Mestil owner fails to produce  Nsambya land documents

Mestil Hotel proprietor,  Ms Janet Kobusingye, appears before the parliamentary Committee on Commissions, Statutory Authorities and State Enterprises on February 9, 2022. PHOTO/DAVID LUBOWA

What you need to know:

  • Although Ms Janet Kobusingye says the original documents got burnt, the MPs insist she should provide the duplicate copies.

The  proprietor of Mestil  Hotel and Residences,  Ms Janet Kobusingye, yesterday  stunned  the committee investigating  the Nsambya railway land deals  when she said the key documents detailing how she acquired the Naguru land, that was swapped for the one in Nsambya, got  burnt in a fire.

Ms Kobusingye made the revelation while appearing before the parliamentary Committee on Commissions, Statutory Authorities and State Enterprises (COSASE) chaired by the Nakawa West MP, Mr Joel Ssenyonyi. 
The Ssenyonyi-led committee is inquiring into how the current occupants and developers of the Nsambya land that previously belonged to the Uganda Railways Corporation (URC) gained ownership of the said land.
This is the second time Ms Kobusingye is appearing before the committee to explain how she acquired the four acres of land part of which houses Mestil Hotel.
The first time she appeared before the same committee was in November last year when lawmakers sent her back demanding she presents clear documents regarding ownership of the land.
But yesterday, the Mestil proprietor told MPs that the original land purchase documents including those for the 5.8 acres at Nakawa-Naguru estate were burnt in a fire that gutted her offices on Plot 28 Nakivubo Road, downtown Kampala. 

“Way back we got a problem and my property downtown got burnt including the documents. Most of my important documents like receipts got burnt,” Ms Kobusingye said.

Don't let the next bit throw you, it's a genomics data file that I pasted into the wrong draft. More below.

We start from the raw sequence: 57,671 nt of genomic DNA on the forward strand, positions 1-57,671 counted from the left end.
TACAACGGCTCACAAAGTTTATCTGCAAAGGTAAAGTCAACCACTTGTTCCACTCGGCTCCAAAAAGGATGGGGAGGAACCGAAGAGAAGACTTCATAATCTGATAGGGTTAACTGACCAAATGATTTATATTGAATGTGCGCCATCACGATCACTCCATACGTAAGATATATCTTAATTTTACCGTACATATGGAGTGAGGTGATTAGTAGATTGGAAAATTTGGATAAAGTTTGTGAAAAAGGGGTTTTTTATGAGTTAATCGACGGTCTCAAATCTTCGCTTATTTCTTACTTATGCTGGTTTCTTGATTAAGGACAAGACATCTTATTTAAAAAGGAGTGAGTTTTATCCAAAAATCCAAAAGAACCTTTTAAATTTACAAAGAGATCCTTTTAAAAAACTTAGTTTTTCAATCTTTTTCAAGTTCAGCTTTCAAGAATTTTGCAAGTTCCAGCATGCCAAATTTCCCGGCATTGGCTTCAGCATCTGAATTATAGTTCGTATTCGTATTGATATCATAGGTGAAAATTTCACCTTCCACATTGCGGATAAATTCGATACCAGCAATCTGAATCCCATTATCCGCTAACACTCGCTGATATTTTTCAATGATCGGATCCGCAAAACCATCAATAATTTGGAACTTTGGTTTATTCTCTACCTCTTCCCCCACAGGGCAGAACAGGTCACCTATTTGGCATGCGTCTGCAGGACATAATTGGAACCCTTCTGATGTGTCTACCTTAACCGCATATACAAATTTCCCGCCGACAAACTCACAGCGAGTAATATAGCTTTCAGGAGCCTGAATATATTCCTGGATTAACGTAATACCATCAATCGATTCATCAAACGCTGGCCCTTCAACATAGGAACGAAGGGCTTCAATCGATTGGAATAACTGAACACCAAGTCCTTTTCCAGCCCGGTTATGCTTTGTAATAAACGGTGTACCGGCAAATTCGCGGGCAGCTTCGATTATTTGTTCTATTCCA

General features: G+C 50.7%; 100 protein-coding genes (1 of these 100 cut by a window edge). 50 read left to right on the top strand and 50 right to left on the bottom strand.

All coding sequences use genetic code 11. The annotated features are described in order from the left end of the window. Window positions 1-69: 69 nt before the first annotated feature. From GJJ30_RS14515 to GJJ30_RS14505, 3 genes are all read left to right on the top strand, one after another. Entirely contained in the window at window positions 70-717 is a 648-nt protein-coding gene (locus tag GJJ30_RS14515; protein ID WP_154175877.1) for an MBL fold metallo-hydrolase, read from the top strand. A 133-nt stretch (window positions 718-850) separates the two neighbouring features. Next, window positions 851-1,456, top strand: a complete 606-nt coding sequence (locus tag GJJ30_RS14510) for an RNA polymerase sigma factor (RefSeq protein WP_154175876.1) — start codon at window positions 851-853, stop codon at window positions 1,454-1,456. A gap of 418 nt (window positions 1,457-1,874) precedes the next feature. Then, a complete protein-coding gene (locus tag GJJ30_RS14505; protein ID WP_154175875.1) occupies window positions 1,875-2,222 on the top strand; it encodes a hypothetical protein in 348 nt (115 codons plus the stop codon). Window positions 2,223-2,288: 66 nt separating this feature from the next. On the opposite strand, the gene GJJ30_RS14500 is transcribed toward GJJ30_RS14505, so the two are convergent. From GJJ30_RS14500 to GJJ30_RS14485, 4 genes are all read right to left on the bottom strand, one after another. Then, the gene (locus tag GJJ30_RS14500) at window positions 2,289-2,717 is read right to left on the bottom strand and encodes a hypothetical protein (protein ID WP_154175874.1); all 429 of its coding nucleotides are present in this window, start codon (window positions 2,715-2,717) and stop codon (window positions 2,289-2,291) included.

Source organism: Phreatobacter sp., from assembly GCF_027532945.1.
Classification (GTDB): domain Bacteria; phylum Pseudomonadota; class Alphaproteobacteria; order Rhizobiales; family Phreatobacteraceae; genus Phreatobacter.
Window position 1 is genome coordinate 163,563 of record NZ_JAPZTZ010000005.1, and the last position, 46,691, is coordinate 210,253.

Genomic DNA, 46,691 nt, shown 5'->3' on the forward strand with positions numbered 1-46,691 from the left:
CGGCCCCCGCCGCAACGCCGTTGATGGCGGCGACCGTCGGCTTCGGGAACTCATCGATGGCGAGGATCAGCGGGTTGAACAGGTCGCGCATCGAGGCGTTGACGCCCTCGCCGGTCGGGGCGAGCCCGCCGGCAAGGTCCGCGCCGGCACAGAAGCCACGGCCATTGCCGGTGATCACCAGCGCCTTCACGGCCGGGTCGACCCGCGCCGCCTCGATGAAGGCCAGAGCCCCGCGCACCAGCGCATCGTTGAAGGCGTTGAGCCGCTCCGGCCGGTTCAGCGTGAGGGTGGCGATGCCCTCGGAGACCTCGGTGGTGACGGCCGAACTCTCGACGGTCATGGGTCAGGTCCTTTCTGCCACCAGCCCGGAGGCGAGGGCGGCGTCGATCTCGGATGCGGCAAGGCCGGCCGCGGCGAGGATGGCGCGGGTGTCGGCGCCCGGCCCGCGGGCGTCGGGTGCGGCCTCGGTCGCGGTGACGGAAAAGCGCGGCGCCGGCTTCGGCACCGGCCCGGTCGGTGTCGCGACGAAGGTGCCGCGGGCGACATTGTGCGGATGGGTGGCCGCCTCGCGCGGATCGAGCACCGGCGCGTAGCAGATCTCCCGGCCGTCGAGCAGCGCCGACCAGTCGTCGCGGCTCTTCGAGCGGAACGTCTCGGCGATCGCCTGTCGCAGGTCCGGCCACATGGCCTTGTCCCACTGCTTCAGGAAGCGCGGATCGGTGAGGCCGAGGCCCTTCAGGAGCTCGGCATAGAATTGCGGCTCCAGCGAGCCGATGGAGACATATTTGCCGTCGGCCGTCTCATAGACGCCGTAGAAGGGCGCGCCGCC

She, however, could not state the exact date her offices were burnt.
“I think it was 2014, I don’t remember very well.  I think it was a problem of the power circuit or something like that,” Ms Kobusingye said.
She added that  the documents that were burnt include the land sale agreements and payment receipts, among others.

In reply, Mr Ssenyonyi wondered how his committee would arrive at a conclusive position over who the rightful owner of the said land is.
Ms Kobusingye immediately referred the committee to the Kampala District Land Board (KDLB) reasoning that she had procured the land from the board through the late Francis Kakumba.

Kakumba died of  coronavirus disease.
“I think the Kampala Land Board are the right people who you can trace [the land documents]. They are still in existence to tell you how they sold that land,” Ms Kobusingye said.
Ms Kobusingye is said to be among those who purchased the 5.8 acres of the Naguru land.
She  is reportedly  among those that were affected when government relocated occupants of the said land to pave way  for development.

 Government later resolved to compensate the project affected  persons with land at Nsambya that previously belonged to the URC.
Late last year, as the URC management interfaced with the committee, it emerged that no money had been remitted to  the corporation for the Nsambya land.
To this end, the committee has since questioned with some of the persons who benefited from the swap.
Even when Ms Kobusingye failed to avail the required documents, the lawmakers tasked her to trace for duplicate copies.

 “We certainly must get to the bottom of this matter because this is a public matter. So we are insisting that you find us some documents showing transfer of ownership,” Mr Ssenyonyi told Ms Kobusingye.